As much credit as Yao receives for putting up 20 to 25 points per game, it's his defense that has the greatest impact upon the club. Sure, it makes life much easier when one can simply dump it down to Yao in the post and earn a nearly-automatic two points, but with the depth, athleticism and scoring ability of the surrounding roster, effective offense shouldn't be too hard to come by.
Defense is a different story. Without Yao last season, the Rockets were absolutely butchered in the paint. Their shortcomings weren't necessarily in one-on-one post play - that's a Chuckwagon specialty that few can break through easily - but rather in team paint defense. Teams drove at will against the Rockets simply because it's much less intimidating to see 6-foot-6 Hayes in the paint than to see Yao, who is a whole foot taller than him.
Regardless of how good a defender Brad Miller is, his height alone should somewhat discourage opponents from driving nearly as much as they did in 2009-10. It sounds silly, but it makes sense. And it's not as if the Rockets need someone dominant who can step in and play 48 minutes of All-Star caliber defense; they only need a stopgap for the 24 minutes that Yao won't be on the court.
4. Have him fresh for playoffs. We'll be fine in the regular season.
Without Yao last season, the Rockets managed to go 42-40. It's perfectly reasonable for me to blindly assume they'll win 50 this year, even with Yao's minutes held in check. They've improved the roster since last season, regardless. Yao is an added bonus.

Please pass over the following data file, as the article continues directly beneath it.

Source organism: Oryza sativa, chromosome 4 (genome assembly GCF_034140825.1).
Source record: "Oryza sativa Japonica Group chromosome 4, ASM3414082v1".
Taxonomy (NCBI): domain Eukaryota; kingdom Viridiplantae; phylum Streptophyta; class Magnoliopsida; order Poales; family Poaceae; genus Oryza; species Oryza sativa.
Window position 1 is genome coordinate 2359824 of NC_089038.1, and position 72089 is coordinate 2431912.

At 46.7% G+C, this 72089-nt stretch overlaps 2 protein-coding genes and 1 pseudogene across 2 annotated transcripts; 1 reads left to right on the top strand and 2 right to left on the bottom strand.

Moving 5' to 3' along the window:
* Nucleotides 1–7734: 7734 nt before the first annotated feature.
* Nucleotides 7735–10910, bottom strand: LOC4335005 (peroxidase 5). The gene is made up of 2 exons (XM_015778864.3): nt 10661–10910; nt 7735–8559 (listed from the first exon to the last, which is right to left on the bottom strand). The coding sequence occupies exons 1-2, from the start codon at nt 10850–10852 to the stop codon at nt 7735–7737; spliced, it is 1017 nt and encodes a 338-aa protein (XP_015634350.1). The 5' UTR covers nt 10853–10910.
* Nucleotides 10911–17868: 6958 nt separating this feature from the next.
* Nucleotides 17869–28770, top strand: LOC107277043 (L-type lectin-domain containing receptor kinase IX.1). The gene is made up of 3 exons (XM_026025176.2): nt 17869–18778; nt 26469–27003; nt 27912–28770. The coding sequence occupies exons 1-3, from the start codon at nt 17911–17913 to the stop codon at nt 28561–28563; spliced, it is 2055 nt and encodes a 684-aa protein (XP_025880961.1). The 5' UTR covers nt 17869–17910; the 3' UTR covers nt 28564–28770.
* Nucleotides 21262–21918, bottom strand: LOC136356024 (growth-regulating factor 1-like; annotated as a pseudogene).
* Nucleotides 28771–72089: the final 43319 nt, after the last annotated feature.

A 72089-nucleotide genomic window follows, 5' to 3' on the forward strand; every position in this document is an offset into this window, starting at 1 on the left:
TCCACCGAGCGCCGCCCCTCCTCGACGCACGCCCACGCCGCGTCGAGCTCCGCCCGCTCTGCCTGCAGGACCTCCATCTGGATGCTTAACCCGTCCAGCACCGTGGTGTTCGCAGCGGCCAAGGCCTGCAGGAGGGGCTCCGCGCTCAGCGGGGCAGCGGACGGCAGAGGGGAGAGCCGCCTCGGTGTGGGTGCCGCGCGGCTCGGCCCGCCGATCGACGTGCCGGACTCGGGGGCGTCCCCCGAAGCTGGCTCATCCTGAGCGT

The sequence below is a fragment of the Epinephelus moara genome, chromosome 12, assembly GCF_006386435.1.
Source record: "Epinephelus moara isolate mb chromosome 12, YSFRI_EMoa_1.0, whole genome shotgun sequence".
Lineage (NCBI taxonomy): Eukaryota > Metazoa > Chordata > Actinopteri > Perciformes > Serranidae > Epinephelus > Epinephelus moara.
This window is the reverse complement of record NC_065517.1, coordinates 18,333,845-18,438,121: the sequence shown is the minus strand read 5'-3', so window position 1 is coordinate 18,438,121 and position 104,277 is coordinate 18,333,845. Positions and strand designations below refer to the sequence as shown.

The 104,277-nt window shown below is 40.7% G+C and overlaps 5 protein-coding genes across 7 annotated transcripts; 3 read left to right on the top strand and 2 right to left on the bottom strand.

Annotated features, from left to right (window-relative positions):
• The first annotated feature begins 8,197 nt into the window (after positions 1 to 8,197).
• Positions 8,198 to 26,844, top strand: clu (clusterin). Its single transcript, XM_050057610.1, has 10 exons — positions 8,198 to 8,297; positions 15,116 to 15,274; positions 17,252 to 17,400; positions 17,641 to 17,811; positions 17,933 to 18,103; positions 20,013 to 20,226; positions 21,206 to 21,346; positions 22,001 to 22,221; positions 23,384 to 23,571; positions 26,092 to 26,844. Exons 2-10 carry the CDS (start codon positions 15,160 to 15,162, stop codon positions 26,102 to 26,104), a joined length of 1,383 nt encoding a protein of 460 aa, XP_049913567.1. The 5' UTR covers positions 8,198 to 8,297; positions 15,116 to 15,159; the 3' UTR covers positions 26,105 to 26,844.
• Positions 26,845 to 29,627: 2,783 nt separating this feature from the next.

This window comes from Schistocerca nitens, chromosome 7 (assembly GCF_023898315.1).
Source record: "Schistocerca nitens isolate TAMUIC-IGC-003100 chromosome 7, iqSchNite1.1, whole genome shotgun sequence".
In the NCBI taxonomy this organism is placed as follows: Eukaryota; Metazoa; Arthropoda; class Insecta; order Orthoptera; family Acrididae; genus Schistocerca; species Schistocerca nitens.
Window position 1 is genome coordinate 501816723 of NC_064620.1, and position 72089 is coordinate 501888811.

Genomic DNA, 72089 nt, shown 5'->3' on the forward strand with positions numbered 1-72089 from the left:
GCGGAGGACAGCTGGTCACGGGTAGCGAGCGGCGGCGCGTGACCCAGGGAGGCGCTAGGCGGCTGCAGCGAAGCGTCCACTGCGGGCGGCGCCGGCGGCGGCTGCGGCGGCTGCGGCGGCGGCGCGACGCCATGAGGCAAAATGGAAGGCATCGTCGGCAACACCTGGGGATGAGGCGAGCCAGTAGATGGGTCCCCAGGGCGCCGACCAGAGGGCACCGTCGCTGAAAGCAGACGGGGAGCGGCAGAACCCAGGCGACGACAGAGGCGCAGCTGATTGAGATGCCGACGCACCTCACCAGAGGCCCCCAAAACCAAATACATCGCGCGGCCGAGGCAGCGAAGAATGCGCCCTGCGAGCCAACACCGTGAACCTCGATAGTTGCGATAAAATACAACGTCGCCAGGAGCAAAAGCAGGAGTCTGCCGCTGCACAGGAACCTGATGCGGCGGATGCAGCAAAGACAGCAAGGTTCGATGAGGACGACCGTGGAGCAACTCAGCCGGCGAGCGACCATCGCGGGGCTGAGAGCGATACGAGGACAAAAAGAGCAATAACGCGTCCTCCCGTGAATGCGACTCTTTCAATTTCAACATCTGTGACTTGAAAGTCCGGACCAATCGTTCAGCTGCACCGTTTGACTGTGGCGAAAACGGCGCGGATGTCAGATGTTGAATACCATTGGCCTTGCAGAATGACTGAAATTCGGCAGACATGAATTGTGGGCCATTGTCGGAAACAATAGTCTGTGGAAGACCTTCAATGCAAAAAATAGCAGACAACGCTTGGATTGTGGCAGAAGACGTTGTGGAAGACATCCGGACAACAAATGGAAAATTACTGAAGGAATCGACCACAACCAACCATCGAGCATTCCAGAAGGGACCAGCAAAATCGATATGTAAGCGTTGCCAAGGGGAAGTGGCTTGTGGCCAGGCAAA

How painful was it in 2008 when Yao played nearly an entire season before bowing out in the playoffs with that foot injury? The Rockets could have beaten the Lakers and gone to the Western Conference Finals. They had a legitimate shot. And suddenly, in one swift motion, Yao's regular season contributions rotted. They didn't matter anymore. Come playoff time, the regular season is meaningless. The Rockets want Yao to be as fresh for the playoffs as he can be. Limiting his minutes throughout the year is a giant step forward towards accomplishing that goal.
5. Plan ahead. Remember the McGrady saga?
Don't know about you, but I couldn't stand whenever Tracy McGrady would suddenly announce that he wouldn't be playing on a certain night, or that he would choose one game in a series to play in (Philadelphia) and then sit out the next (Boston). It not only irritated fans; it forced Coach Adelman to adjust his game plan on the fly, and forced players to change roles nightly. McGrady's flakiness nearly derailed the Rockets. Nobody wants to go through that again.
Placing Yao on a strict plan ensures that Coach Adelman and the rest of the team will know what to expect game in and game out. They'll be better prepared. They'll have ample time to game plan around Yao's 24 minutes. And as the season progresses, they'll begin to naturally adjust to the regime and become comfortable with it.
As annoying as it may be, limiting Yao's minutes to a specific number per game solves and prevents more problems than it creates. I'll find times to dislike it or even hate it, I'm sure, but in the end, it's the right call.